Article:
About Physiotherapy

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What is a physiotherapist?

Physiotherapists are university trained professionals who assist people with movement and pain disorders that may be present from birth to older ages. People of all ages and activity levels may benefit from physiotherapy at some point. Physiotherapists are highly trained to assess and manage your condition and ensure that you reach the optimal outcome possible.



What do physiotherapists do?

Physiotherapists can use a wide variety of techniques to help your body work to its full potential.

A key element to physiotherapy is a thorough assessment. This will help the physiotherapist understand what the problem is and how to best improve it. From this they use their scientific training for form a management plan that will produce the best outcome.  Physiotherapy can help speed up the healing process, restore normal movement, reduce pain and improve your ability to do the things that are important to you.

These may include:

  • Mobilisation (moving a joint back and forth)
  • Exercise – eg, strengthening, control, stretching, endurance, fitness
  • Manipulation – quick thrust to a joint
  • Taping
  • Massage
  • Splint making/prescription
  • Muscle re-education
  • Advice – strategies to encourage best recovery, prevention
  • Neural strategies (eg mirror therapy, imagery)
  • Assistance with use of aids – eg., splints, crutches


Physiotherapists are regularly evaluating progress and will modify treatment to produce the best possible outcomes for what you want to achieve.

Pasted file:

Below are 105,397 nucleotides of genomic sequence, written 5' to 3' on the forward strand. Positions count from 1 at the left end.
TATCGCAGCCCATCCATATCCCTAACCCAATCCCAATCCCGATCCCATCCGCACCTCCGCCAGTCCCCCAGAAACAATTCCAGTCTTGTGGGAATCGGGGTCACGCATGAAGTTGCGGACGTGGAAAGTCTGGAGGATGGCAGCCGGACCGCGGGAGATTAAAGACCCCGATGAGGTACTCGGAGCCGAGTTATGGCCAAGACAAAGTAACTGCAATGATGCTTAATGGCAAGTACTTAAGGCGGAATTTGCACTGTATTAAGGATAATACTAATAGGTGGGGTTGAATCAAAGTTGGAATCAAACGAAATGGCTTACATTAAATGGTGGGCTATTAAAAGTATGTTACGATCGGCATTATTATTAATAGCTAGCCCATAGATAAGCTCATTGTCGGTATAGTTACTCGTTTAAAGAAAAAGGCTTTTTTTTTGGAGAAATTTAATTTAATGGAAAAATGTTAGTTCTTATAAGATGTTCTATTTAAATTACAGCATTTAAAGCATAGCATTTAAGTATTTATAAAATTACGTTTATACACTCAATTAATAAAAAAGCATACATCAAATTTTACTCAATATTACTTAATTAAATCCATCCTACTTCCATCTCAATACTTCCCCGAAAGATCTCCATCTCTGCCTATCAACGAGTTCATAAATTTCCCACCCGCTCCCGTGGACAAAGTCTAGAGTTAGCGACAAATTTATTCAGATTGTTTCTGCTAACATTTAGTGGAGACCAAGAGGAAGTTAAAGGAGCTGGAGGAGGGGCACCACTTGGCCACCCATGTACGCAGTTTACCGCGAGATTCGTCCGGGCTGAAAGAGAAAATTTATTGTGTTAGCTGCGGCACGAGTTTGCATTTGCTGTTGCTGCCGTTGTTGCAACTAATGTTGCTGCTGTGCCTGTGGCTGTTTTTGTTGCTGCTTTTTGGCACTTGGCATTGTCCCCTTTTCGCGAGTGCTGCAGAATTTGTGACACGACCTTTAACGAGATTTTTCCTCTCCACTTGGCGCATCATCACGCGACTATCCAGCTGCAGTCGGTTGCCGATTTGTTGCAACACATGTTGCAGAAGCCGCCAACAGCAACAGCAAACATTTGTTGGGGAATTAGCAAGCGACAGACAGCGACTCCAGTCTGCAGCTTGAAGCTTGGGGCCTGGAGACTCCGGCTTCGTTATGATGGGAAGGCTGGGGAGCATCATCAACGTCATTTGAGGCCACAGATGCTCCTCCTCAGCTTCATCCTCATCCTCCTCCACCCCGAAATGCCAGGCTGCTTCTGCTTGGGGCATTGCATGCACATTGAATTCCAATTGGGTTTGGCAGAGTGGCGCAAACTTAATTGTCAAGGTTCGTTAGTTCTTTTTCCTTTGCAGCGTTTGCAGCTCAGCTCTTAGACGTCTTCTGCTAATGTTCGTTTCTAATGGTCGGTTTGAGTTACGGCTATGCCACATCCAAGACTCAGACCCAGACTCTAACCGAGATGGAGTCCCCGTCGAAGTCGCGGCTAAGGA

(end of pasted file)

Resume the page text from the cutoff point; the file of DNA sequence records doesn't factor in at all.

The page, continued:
How are physiotherapists trained?

All physiotherapists must complete a university degree involving high level anatomy, physiology, understanding of pathology as well as an in depth clinical training. Australia has strict registration criteria for this, so you can be assured your physiotherapist is well trained.


Physiotherapists also have to complete a compulsory bi-yearly quota of professional development which ensures they are up to date in their knowledge.


How do physiotherapists differ from other health workers?

  • Physiotherapy is a tightly regulated profession.
  • Physiotherapists have a protected title meaning no one can just call themselves physiotherapists. To be a physiotherapist you must undergo extensive university and hospital based training.
  • Physiotherapists are subject to registration boards and adhere to strict professional and ethical standards, ensuring a high standard of behaviour and care.
  • Physiotherapists must continue to update their knowledge and skills.
  • Physiotherapists have an extensive knowledge of anatomy and physiology. Most other people working in the health industry have relatively limited training by comparison and are unregulated. As such they may not have appropriate training to manage your problem and may not manage you safely.
  • Physiotherapists place a high value on in depth assessment. This means that treatment is tailored just for you and is more likely to get you to your goals.
  • Physiotherapists will give you realistic advice based on anatomy, physiology and clinical experience. This means that you won’t get unrealistic timeframes of recovery and you better know what to expect.


What to expect in a physiotherapy session.

Sessions at Therapy for Life Physiotherapy typically take approximately 30 minutes. This will not all be treatment time as it is vital that the physiotherapist assess your problem and review your progress. In an initial appointment the assessment may take 15-20 minutes. This allows the physiotherapist to thoroughly assess your problem and determine the best intervention. This does still leave ample time for treatment as assessment allows for selection of the best possible treatment technique for you.